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No. 25 Kentucky beats Vanderbilt, still alive in SEC

NASHVILLE, Tenn. (AP) -- Kentucky is likely headed to a bigger bowl game than last year.

The Wildcats are thinking bigger still.

Andre Woodson threw for 222 yards, Rafael Little had 70 yards rushing before being injured and Kentucky (No. 25 BCS, No. 24 AP) beat Vanderbilt 27-20 on Saturday to keep alive its slim hopes of a berth in the Southeastern Conference title game.

"This win puts us in the chase," running back Derrick Locke said. "We can still get to a really good bowl. We can still get to Atlanta."

Kentucky needs plenty of help if it wants to win play for the SEC title.

The Wildcats (7-3, 3-3 SEC) close their season against SEC East rivals Tennessee and Georgia, and have a chance to sneak into the league title game in Atlanta by defeating both. A South Carolina win over Florida later on Saturday would also be a big help.

"The real key for us whether we win next week or don't win next week, if we're going to have a chance, the ball coach is going to have to do something for us," Kentucky coach Rich Brooks said, referring to South Carolina coach Steve Spurrier. "We can end up tied for it, but it would be tough."

The Wildcats snapped their two-game losing skid and clinched consecutive seven-win seasons for the first time since 1976-77. Kentucky beat Clemson 28-20 in the Music City Bowl last year.

For the Commodores (5-5, 2-5), their hopes of becoming bowl eligible will have to wait a little longer. Vanderbilt hasn't been to a bowl since the 1982 Hall of Fame Bowl.

The Commodores had eight penalties for 65 yards, and Byrant Hahnfeldt missed two field goals and an extra point for Vanderbilt.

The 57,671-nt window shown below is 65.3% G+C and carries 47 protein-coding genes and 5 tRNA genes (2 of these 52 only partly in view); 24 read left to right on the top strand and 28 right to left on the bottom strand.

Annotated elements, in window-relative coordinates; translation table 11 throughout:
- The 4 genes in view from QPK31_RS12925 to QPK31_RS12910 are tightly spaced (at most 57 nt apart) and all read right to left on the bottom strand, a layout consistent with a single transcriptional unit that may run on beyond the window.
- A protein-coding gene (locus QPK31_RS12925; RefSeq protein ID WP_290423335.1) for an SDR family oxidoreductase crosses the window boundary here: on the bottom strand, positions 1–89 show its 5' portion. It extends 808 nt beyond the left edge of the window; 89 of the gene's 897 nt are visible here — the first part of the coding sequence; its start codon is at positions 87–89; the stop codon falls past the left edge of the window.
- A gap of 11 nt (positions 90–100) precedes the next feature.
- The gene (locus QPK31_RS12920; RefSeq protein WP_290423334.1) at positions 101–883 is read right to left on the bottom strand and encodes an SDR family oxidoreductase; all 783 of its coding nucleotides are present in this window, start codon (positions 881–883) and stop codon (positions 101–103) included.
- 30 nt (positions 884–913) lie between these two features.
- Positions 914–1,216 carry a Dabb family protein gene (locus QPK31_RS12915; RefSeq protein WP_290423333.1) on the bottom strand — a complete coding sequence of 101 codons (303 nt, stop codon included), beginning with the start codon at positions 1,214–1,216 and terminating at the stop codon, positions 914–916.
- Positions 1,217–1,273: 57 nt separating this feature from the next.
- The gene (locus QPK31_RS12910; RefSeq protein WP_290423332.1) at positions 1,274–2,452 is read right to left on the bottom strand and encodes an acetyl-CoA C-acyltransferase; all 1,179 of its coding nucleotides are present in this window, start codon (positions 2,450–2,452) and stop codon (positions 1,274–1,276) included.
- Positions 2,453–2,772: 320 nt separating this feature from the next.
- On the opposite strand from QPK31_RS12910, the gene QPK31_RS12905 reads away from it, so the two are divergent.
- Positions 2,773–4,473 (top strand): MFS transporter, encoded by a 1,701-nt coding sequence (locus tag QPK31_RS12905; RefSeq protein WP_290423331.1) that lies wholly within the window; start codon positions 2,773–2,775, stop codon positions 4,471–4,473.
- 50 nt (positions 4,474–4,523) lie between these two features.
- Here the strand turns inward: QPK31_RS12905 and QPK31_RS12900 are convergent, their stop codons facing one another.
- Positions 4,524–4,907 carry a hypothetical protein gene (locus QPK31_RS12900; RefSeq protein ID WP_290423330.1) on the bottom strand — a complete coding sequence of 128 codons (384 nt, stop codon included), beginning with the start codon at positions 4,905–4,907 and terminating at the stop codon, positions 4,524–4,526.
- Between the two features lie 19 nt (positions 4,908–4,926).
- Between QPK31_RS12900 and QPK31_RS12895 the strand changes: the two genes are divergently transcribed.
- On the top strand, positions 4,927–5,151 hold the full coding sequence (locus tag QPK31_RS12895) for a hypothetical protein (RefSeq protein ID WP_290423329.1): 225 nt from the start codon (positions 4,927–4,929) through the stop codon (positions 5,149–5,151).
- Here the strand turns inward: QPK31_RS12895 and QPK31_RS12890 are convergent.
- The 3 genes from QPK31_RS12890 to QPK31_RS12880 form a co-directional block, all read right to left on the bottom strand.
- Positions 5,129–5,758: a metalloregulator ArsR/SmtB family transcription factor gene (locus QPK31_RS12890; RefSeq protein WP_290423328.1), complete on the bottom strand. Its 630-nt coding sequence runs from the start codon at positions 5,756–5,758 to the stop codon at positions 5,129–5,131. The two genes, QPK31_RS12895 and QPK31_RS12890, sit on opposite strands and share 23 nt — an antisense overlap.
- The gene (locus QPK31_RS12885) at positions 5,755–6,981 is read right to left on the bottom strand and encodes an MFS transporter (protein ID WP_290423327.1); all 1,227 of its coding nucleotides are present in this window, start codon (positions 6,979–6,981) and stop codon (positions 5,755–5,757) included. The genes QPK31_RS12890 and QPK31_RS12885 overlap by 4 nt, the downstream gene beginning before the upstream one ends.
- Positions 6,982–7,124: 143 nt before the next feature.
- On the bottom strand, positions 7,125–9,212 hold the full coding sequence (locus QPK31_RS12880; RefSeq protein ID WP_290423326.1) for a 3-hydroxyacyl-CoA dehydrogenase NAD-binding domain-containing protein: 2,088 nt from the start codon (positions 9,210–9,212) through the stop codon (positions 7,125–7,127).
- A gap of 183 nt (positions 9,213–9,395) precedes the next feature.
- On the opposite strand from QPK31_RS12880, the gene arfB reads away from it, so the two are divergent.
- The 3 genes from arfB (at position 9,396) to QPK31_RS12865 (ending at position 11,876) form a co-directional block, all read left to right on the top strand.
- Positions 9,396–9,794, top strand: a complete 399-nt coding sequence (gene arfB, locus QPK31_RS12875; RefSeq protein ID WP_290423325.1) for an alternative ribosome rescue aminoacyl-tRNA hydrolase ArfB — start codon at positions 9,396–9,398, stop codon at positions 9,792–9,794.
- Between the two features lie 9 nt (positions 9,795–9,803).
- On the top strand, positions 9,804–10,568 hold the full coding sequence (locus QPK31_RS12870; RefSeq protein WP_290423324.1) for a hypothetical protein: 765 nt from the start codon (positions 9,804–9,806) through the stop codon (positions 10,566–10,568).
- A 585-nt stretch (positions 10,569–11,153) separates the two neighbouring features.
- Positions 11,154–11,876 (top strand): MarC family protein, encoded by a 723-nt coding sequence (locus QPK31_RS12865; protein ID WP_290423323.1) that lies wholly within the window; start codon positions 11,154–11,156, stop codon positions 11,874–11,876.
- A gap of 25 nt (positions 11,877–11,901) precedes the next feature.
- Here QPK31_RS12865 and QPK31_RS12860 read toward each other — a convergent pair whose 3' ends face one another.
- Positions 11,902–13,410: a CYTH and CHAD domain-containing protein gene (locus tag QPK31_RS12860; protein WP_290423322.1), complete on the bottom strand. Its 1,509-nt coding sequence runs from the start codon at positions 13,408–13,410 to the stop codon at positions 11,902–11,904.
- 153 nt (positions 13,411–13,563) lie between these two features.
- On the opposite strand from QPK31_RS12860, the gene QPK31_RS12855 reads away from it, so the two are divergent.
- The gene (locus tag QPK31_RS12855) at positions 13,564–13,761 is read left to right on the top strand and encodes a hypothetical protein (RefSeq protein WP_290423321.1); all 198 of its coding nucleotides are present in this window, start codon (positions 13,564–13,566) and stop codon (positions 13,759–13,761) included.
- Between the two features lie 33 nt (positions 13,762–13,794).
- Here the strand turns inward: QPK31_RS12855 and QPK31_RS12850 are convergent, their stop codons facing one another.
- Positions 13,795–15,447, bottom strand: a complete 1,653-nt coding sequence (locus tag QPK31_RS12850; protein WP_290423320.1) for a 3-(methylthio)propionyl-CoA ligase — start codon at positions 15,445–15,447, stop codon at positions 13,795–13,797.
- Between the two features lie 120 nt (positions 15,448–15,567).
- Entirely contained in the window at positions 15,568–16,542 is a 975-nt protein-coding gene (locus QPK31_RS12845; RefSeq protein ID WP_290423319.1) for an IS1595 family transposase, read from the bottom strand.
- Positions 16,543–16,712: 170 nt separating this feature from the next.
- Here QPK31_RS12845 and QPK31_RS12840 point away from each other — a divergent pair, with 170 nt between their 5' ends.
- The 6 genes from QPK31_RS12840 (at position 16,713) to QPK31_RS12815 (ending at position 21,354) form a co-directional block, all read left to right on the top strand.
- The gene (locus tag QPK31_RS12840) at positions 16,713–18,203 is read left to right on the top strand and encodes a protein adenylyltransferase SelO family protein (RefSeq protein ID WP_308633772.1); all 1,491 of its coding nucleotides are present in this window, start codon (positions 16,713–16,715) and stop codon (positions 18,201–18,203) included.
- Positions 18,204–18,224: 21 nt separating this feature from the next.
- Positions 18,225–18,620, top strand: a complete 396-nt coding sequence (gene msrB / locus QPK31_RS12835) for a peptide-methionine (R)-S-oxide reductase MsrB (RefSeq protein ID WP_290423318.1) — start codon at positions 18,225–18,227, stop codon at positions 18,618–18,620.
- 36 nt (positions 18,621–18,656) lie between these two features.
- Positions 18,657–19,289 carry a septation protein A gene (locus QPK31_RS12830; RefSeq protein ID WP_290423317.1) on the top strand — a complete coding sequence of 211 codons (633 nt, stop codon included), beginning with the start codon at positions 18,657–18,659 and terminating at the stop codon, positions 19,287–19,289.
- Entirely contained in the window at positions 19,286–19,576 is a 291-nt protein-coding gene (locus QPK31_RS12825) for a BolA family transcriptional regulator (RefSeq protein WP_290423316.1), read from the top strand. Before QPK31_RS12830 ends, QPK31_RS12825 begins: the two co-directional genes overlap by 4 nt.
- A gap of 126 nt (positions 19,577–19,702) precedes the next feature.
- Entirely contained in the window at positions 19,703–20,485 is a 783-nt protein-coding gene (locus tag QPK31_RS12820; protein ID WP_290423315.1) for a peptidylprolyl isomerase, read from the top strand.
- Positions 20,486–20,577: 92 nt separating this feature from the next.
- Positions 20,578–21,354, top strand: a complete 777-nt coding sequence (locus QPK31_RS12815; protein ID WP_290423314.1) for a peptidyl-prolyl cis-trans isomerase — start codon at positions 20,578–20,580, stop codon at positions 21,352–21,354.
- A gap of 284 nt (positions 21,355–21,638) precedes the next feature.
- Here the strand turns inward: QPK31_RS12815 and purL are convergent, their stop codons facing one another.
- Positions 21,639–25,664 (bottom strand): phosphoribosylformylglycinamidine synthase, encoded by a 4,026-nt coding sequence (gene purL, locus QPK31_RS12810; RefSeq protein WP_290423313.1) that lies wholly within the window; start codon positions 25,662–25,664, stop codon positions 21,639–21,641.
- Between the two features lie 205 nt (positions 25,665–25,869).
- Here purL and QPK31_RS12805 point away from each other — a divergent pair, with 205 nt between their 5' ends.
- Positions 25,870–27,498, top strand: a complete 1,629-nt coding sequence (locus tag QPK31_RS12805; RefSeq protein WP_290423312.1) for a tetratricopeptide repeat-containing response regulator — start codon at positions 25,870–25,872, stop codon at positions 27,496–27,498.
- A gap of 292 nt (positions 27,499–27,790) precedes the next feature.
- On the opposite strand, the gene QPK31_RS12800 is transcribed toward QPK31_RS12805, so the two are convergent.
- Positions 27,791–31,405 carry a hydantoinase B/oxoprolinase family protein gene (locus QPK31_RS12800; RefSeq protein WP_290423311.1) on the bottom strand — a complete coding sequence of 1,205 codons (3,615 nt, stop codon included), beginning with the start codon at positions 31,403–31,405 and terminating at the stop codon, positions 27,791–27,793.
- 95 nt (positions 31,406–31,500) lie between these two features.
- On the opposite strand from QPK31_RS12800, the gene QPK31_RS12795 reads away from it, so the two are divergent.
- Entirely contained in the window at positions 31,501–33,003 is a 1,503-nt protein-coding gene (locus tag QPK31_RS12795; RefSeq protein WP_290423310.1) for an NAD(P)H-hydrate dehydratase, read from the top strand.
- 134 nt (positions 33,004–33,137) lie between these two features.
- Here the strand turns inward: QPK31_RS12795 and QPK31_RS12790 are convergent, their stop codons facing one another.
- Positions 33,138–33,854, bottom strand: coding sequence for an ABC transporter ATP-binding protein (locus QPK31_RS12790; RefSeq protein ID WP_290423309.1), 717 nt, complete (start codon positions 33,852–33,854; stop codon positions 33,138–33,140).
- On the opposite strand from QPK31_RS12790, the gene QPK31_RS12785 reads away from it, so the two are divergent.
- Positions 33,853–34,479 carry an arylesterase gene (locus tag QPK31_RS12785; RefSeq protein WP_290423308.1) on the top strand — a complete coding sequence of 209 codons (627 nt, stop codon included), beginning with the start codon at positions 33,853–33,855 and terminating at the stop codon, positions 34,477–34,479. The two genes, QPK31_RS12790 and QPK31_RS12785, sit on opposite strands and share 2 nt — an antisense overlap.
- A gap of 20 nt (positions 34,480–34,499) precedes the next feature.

Mackenzi Adams threw for 193 yards and two touchdowns for the Commodores, but sailed his final throw on fourth down over the head of Justin Wheeler in the end zone. Adams was sacked on second down by Jeremy Jarmon, and Vanderbilt coach Bobby Johnson chose to have Adams spike the ball instead of using its final timeout with 17 seconds remaining.

"We knew what the time was and we were using it just the way we wanted to use it," Johnson said. "If we were going to score, we didn't want Kentucky to have a chance to get the ball back. I think it was good clock management by MacKenzi.

"We were making some big plays. We made some fourth-down plays. The sack discouraged me. I was actually watching the receivers trying to get open and I didn't see the sack. That was disappointing."

Kentucky gave Vanderbilt countless opportunities to become bowl eligible.

The Wildcats had a season-high 13 penalties for 123 yards, including a holding call that wiped out a 52-yard reception by Keenan Burton. But Vanderbilt couldn't close out drives.

"Everything looked like it was going pretty good," Vanderbilt defensive end Curtis Gatewood said. "At the end of the game, we had some breakdowns. It's so frustrating."

Earl Bennett had eight catches for 68 yards, and Cassen Jackson-Garrison had 83 yards rushing for the Commodores.

The game was sloppy and marred by penalties and injuries.

Vanderbilt running back Jared Hawkins was carted off the field in the third quarter after suffering a blow to the head on a late-hit penalty by Wildcats safety Ashton Cobb. Hawkins was able to walk onto the cart after about five minutes. His status was not immediately announced.

Kentucky running back Rafael Little was injured on the opening drive of the second half. Locke had 51 yards rushing in his place, including a 4-yard touchdown rush that would serve as the winning score.

A 15-yard unsportsmanlike penalty on Vanderbilt's Broderick Stewart in the final seconds of the first half allowed Lones Seiber to make a 48-yard field goal that tied the game 13-13. Seiber also kicked a 38-yarder.

Adams threw a 14-yard touchdown pass to give Vanderbilt a 7-3 lead, as Brooks raced down the sidelines trying to call a timeout. Brooks pleaded with officials after the play that the timeout should have been called, drawing a 15-yard personal foul penalty.

"They were trying to get to six wins, we were trying to get to seven," Cobb said. "There was a lot of emotions out there. There were bowl games being fought for."

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